United States District Court, D. South Carolina
ORDER AND NOTICE
V. HODGES, UNITED STATES MAGISTRATE JUDGE.
Abdullah Muhammad (“Petitioner”), proceeding pro
se, filed this petition for a writ of habeas corpus pursuant
to 28 U.S.C. § 2241. Pursuant to the provisions of 28
U.S.C. § 636(b)(1)(B) and Local Civ. Rule 73.02(B)(2)(c)
(D.S.C.), the undersigned is authorized to review such
petitions for relief and submit findings and recommendations
to the district judge.
Factual and Procedural Background
is a pretrial detainee in the Al-Cannon Detention Center
awaiting disposition of a criminal sexual conduct, second
degree charge. [ECF No. 1 at 3]. Petitioner argues he has
been falsely accused of rape and is being detained against
his will in violation of his constitutional rights.
Id. at 8. Petitioner alleges his trial has been
continued four times, and he claims the solicitor and his
public defender know he is innocent but continue to detain
him to try to force him to accept a plea. Id. at 6,
8. Petitioner claims he has been incarcerated for
approximately two years and his bond has not been reduced.
Id. at 8. Petitioner also states he has a hernia
that needs medical attention. Id. Petitioner seeks
immediate release and other injunctive relief. Id.
Standard of Review
established local procedure in this judicial district, a
careful review has been made of this petition pursuant to the
Rules Governing Section 2254 Proceedings for the United
States District Court,  the Anti-Terrorism and Effective Death
Penalty Act of 1996, Pub. L. No. 104-132, 110 Stat. 1214, and
other habeas corpus statutes. Pro se complaints are held to a
less stringent standard than those drafted by attorneys.
Gordon v. Leeke, 574 F.2d 1147, 1151 (4th Cir.
1978). A federal court is charged with liberally construing a
complaint filed by a pro se litigant to allow the development
of a potentially meritorious case. Erickson v.
Pardus, 551 U.S. 89, 94 (2007). In evaluating a pro se
complaint, the plaintiff's allegations are assumed to be
true. Fine v. City of N.Y., 529 F.2d 70, 74 (2d Cir.
1975). The mandated liberal construction afforded to pro se
pleadings means that if the court can reasonably read the
pleadings to state a valid claim on which the plaintiff could
prevail, it should do so. Nevertheless, the requirement of
liberal construction does not mean that the court can ignore
a clear failure in the pleading to allege facts that set
forth a claim currently cognizable in a federal district
court. Weller v. Dep't of Soc. Servs., 901 F.2d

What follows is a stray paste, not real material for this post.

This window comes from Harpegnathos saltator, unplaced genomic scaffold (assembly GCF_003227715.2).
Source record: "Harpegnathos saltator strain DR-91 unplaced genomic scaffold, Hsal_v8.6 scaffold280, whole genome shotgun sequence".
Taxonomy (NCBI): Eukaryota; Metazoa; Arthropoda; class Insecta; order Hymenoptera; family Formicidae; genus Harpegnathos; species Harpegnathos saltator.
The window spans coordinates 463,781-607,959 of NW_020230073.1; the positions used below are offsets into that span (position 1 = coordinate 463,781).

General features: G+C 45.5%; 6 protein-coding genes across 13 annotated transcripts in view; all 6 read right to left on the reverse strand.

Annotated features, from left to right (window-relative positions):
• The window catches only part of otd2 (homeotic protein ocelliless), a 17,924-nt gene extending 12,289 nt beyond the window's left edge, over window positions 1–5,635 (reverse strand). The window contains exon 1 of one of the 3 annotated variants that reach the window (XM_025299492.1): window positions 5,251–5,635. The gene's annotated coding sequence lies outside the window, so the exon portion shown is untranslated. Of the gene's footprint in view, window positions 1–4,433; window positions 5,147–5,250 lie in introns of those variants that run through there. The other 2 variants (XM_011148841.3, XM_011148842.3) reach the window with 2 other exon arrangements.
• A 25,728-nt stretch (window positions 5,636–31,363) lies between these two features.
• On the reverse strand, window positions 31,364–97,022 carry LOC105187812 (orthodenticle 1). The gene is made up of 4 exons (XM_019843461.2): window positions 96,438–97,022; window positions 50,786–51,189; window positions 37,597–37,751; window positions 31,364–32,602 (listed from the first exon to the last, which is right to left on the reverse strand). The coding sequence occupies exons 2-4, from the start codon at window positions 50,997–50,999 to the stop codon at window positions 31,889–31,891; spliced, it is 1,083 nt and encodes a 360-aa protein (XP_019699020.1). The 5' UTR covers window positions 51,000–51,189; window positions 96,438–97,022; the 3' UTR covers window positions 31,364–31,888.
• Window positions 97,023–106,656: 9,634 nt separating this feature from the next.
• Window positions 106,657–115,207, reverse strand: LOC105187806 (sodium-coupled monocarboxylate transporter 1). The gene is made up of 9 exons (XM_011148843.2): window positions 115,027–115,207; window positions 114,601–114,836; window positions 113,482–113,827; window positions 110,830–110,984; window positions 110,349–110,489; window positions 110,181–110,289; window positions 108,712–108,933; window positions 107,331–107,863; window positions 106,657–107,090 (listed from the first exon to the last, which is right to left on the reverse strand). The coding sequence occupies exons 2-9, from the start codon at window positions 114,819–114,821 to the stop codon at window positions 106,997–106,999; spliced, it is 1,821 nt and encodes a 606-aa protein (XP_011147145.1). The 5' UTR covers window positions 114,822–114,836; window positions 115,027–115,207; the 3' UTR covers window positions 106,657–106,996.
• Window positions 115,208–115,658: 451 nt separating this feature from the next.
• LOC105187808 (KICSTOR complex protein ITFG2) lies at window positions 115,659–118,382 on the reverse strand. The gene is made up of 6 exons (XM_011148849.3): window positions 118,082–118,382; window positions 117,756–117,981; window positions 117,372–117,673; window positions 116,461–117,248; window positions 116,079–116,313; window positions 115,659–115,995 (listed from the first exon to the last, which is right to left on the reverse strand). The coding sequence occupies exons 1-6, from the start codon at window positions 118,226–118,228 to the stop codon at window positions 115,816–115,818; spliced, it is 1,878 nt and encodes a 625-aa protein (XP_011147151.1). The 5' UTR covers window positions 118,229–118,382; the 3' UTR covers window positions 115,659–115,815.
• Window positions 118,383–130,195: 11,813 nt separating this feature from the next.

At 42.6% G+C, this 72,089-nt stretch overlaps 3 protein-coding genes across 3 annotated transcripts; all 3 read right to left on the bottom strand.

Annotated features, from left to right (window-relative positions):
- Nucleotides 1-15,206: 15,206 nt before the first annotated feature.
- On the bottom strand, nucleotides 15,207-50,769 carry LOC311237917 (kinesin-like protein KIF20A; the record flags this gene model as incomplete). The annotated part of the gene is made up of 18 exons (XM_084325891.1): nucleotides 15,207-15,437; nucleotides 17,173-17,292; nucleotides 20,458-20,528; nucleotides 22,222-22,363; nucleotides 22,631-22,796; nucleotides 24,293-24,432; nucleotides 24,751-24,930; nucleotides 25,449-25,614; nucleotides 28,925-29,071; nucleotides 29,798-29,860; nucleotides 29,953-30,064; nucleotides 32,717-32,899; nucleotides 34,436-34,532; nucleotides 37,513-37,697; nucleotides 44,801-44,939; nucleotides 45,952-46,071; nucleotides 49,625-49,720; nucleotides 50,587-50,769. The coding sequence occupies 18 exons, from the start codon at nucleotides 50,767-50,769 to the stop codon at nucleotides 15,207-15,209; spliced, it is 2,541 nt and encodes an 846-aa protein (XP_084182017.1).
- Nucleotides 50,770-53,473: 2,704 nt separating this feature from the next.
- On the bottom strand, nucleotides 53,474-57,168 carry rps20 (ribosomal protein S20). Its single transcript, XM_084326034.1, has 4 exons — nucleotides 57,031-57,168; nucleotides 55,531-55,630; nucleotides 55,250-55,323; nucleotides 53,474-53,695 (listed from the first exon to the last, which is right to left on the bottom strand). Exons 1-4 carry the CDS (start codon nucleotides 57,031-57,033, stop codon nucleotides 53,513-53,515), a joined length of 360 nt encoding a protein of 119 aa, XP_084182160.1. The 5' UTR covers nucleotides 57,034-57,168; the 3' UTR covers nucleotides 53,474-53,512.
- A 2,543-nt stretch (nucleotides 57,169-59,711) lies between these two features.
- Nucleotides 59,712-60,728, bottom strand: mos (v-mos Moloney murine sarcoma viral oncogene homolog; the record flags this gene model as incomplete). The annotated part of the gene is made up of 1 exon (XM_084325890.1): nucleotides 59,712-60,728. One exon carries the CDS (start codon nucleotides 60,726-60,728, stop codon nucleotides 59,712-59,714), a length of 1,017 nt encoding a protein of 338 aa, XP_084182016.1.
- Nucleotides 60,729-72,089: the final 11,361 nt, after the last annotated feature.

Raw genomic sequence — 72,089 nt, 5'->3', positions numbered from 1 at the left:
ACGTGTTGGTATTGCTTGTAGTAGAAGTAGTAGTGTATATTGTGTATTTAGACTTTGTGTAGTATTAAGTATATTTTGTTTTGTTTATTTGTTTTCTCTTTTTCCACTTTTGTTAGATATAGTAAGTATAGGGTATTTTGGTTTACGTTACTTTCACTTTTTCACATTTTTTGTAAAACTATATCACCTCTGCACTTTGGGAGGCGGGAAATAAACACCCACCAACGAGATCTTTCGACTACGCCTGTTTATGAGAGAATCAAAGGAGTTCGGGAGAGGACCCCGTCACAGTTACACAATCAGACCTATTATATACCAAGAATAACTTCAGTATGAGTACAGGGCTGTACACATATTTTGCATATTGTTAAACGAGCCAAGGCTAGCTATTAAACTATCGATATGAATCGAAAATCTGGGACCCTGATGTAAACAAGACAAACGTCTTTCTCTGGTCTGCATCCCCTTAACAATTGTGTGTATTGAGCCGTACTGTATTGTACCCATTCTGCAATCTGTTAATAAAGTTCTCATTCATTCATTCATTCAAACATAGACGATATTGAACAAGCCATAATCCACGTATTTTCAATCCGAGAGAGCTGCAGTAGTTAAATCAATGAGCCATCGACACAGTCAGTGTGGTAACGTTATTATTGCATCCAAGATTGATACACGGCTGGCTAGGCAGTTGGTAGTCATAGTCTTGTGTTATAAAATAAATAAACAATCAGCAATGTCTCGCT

387, 390-91 (4th Cir. 1990).
filed the instant habeas petition seeking immediate release.
[ECF No. 1]. Pretrial petitions for habeas corpus are
properly brought under 28 U.S.C. § 2241, “which
applies to persons in custody regardless of whether final
judgment has been rendered and regardless of the present
status of the case pending against him.” United
States v. Tootle, 65 F.3d 381, 383 (4th Cir. 1995)
(quoting Dickerson v. Louisiana, 816 F.2d 220, 224
(5th Cir. 1987)). However, federal habeas relief is available
under § 2241 only if exceptional circumstances justify
the provision of federal review. Dickerson, 816 F.2d
Younger v. Harris, 401 U.S. 37 (1971), the Supreme
Court held that a federal court should not equitably
interfere with state criminal proceedings “except in
the most narrow and extraordinary of circumstances.”
Gilliam v. Foster, 75 F.3d 881, 903 (4th Cir. 1996).
The Younger Court noted that courts of equity should
not act unless the moving party has no adequate remedy at law
and will suffer irreparable injury if denied equitable
relief. Younger, 401 U.S. at 43-44 (citation
omitted). From Younger and its progeny, the Fourth
Circuit Court of Appeals (“Fourth Circuit”) has
culled the following test to determine when abstention is
appropriate: “(1) there are ongoing state judicial
proceedings; (2) the proceedings implicate important state
interests; and (3) there is an adequate opportunity to raise
federal claims in the state proceedings.” Martin
Marietta Corp. v. Maryland Comm'n on Human
Relations, 38 F.3d 1392, 1396 (4th Cir. 1994) (citing
Middlesex County Ethics Comm'n v. Garden State Bar
Ass'n, 457 U.S. 423, 432 (1982)).
states he is currently detained pending disposition of state
criminal charges, satisfying the first part of the test. The
second part of the test is met because the Supreme Court has
noted that “the States' interest in administering
their criminal justice systems free from federal interference
is one of the most powerful of the considerations that should
influence a court considering equitable types of
relief.” Kelly v. Robinson, 479 U.S. 36, 49
(1986). The Fourth Circuit has addressed the third criterion
in noting “‘that ordinarily a pending state
prosecution provides the accused a fair and sufficient
opportunity for vindication of federal constitutional
rights.'” Gilliam, 75 F.3d at 904 (quoting
Kugler v. Helfant, 421 U.S. 117, 124 (1975)).
Petitioner can pursue his speedy trial violation, excessive
bail, and ineffective assistance of counsel claims during the
disposition of his criminal charges. Accordingly,
Petitioner's petition is subject to summary dismissal.
See Younger, 401 U.S. at 43-44.
may attempt to correct the defects in his habeas petition by
filing an amended petition by February 5, 2019. Petitioner is
reminded that an amended petition replaces the original
petition and should be complete in itself. See Young v.
City of Mount Ranier,238 F.3d 567, 572 (4th Cir. 2001)
(“As a general rule, an amended pleading ordinarily
supersedes the original and renders it of no legal
effect.”) (citation and internal quotation marks
omitted). If Petitioner files an amended petition, the
undersigned will conduct screening of the amended petition
pursuant to 28 U.S.C. § 1915A. If ...